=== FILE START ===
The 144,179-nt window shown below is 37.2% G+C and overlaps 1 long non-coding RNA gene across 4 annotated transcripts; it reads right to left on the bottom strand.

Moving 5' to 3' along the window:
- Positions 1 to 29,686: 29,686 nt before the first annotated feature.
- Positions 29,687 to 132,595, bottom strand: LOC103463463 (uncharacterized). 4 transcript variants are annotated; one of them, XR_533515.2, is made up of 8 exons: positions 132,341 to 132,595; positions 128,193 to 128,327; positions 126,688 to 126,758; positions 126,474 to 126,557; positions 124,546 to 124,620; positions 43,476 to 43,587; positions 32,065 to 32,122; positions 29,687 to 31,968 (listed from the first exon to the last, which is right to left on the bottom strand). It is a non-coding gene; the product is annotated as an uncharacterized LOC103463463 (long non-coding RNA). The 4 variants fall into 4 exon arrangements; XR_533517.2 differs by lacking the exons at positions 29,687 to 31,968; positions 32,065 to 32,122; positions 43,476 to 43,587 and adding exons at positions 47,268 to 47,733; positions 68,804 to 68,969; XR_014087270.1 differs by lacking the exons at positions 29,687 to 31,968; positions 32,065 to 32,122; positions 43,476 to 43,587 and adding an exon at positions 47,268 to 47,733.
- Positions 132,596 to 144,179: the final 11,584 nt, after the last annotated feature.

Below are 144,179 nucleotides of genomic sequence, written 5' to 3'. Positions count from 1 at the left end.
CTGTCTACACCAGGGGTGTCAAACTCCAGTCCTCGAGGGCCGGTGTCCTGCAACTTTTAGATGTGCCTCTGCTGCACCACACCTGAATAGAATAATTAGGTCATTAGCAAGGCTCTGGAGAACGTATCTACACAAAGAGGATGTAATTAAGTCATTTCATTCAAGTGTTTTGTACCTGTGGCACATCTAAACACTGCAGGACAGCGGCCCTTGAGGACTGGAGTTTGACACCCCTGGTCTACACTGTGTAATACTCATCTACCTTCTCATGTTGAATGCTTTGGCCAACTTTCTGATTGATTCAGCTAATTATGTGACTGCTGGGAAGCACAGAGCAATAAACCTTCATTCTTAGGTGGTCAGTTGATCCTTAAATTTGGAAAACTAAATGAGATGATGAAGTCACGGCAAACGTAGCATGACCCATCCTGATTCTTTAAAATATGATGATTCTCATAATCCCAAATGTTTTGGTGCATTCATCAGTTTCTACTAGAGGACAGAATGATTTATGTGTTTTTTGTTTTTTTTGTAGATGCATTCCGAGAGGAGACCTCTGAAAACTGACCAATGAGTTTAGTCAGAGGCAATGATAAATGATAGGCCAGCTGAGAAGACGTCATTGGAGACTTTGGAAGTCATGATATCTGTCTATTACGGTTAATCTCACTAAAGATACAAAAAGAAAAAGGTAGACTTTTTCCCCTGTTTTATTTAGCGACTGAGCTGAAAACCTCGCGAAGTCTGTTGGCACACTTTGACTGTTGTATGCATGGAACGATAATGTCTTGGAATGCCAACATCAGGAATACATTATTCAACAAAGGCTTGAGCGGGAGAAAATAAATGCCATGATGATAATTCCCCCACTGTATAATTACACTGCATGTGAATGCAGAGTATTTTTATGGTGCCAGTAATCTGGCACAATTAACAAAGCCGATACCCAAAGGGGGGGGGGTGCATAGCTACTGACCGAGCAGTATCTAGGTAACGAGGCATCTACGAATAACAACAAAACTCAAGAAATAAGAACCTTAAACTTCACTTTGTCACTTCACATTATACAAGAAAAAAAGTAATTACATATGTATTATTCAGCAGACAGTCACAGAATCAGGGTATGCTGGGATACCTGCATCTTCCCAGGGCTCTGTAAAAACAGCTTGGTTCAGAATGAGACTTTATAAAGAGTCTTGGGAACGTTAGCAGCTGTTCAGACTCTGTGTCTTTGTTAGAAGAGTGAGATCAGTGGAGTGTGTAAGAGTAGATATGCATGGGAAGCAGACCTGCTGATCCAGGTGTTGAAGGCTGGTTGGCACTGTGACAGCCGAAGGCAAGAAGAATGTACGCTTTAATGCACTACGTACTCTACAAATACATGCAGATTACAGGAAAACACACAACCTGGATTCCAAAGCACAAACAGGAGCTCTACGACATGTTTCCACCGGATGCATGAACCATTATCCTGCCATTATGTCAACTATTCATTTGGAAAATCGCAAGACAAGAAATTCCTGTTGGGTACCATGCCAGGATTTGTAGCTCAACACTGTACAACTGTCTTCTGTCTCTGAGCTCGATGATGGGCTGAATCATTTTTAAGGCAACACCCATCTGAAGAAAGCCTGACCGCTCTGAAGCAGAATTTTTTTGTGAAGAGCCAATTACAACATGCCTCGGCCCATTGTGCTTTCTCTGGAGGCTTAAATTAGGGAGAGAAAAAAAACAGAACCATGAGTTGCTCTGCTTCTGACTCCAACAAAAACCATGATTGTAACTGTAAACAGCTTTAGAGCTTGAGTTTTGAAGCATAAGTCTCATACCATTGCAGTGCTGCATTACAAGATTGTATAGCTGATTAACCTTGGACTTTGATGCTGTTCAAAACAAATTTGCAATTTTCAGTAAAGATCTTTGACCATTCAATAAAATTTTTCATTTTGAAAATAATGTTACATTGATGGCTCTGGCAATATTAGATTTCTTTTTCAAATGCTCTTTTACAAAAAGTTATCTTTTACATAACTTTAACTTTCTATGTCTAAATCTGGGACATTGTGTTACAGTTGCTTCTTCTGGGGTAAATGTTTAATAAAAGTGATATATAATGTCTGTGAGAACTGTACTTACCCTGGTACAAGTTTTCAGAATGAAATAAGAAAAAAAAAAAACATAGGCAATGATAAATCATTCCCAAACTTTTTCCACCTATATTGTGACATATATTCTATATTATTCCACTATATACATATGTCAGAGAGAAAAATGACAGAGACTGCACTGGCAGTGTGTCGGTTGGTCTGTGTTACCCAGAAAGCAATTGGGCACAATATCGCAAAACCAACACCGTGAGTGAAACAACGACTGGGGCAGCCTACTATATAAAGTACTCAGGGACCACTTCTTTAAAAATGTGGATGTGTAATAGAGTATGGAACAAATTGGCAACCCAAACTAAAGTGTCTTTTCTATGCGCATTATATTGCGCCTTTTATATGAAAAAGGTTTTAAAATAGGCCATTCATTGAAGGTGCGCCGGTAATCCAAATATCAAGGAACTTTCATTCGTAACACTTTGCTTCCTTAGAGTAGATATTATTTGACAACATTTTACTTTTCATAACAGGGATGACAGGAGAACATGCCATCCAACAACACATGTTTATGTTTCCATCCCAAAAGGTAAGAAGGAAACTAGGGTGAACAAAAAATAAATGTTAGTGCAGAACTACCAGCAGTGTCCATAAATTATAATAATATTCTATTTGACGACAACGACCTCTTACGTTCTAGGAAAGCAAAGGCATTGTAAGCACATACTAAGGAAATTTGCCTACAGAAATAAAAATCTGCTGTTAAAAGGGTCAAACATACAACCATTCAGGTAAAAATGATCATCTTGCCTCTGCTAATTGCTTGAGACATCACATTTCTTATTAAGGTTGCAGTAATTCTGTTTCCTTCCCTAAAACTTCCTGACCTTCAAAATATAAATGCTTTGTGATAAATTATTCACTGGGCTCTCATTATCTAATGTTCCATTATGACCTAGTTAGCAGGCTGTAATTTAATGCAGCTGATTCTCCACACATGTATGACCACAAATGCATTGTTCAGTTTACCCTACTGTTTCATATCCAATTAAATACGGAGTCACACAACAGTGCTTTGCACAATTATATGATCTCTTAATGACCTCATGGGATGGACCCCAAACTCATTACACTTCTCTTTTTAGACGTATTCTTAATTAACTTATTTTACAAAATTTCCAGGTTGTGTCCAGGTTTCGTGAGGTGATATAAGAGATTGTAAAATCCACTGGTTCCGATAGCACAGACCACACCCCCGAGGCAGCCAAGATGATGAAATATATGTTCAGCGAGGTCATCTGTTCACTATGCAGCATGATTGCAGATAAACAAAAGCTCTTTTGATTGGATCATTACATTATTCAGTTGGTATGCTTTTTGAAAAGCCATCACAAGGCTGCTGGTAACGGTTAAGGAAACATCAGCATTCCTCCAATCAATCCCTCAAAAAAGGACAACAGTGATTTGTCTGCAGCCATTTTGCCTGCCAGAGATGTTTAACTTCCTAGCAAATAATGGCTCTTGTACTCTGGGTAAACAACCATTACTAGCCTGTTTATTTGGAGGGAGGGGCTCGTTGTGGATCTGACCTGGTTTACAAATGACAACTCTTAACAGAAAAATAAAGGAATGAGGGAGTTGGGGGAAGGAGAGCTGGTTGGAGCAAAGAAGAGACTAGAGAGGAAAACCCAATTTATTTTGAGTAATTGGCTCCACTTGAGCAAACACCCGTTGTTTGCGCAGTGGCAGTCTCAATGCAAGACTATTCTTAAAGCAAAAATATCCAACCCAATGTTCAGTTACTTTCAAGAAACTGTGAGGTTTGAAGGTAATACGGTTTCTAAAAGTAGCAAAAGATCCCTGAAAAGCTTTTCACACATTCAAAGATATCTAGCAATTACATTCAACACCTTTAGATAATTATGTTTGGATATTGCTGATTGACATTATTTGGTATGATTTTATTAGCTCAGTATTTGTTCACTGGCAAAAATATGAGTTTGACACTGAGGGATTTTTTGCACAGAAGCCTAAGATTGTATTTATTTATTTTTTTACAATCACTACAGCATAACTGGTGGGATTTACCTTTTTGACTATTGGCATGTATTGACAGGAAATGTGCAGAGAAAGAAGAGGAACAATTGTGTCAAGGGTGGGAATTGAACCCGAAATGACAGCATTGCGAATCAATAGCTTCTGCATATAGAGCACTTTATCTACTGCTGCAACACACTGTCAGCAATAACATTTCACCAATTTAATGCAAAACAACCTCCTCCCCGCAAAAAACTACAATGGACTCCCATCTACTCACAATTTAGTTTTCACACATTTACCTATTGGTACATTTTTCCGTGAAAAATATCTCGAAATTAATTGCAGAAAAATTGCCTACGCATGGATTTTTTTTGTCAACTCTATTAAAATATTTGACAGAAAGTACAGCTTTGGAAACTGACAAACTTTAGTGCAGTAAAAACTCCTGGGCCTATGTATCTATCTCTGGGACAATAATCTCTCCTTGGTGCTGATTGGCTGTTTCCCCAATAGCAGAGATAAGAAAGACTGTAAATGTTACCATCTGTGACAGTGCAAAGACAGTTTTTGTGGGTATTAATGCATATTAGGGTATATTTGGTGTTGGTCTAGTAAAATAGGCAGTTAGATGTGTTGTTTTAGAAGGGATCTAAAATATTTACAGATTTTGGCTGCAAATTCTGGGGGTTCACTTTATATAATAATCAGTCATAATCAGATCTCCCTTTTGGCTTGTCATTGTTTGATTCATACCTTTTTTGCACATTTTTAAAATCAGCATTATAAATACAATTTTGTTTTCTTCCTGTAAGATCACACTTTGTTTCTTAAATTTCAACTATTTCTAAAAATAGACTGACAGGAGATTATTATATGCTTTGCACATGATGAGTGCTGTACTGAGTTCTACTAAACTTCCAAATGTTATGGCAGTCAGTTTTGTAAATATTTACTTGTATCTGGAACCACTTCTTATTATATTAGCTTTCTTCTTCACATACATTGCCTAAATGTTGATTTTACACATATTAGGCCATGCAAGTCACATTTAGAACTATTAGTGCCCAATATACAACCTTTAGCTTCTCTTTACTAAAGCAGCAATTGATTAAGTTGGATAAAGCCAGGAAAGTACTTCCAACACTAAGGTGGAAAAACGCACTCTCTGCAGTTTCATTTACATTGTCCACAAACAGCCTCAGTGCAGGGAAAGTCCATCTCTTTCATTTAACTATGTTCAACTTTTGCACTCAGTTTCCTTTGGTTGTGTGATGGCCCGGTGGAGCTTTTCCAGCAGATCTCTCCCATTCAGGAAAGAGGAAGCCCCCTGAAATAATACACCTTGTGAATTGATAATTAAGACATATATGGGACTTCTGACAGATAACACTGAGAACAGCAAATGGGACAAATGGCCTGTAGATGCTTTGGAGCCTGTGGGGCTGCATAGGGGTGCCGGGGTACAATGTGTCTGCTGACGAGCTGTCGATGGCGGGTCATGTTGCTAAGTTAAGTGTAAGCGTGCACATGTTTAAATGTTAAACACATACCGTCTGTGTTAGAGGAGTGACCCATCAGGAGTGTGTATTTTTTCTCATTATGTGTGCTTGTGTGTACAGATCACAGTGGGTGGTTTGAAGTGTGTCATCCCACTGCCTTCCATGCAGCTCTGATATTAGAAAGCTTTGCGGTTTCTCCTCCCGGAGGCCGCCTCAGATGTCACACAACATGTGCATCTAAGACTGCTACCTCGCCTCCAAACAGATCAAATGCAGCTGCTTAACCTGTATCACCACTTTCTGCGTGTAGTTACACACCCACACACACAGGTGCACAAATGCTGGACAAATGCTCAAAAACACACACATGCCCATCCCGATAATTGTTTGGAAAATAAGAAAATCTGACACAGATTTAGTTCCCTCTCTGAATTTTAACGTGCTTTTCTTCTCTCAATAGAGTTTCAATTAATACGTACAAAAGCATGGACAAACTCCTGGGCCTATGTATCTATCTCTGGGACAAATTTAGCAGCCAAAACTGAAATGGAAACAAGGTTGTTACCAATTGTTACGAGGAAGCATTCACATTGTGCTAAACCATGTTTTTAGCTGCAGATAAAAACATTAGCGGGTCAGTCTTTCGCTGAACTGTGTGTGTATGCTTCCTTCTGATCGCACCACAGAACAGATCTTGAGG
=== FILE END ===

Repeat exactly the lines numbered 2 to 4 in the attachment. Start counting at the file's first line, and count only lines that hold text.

Moving 5' to 3' along the window:
- Positions 1 to 29,686: 29,686 nt before the first annotated feature.
- Positions 29,687 to 132,595, bottom strand: LOC103463463 (uncharacterized). 4 transcript variants are annotated; one of them, XR_533515.2, is made up of 8 exons: positions 132,341 to 132,595; positions 128,193 to 128,327; positions 126,688 to 126,758; positions 126,474 to 126,557; positions 124,546 to 124,620; positions 43,476 to 43,587; positions 32,065 to 32,122; positions 29,687 to 31,968 (listed from the first exon to the last, which is right to left on the bottom strand). It is a non-coding gene; the product is annotated as an uncharacterized LOC103463463 (long non-coding RNA). The 4 variants fall into 4 exon arrangements; XR_533517.2 differs by lacking the exons at positions 29,687 to 31,968; positions 32,065 to 32,122; positions 43,476 to 43,587 and adding exons at positions 47,268 to 47,733; positions 68,804 to 68,969; XR_014087270.1 differs by lacking the exons at positions 29,687 to 31,968; positions 32,065 to 32,122; positions 43,476 to 43,587 and adding an exon at positions 47,268 to 47,733.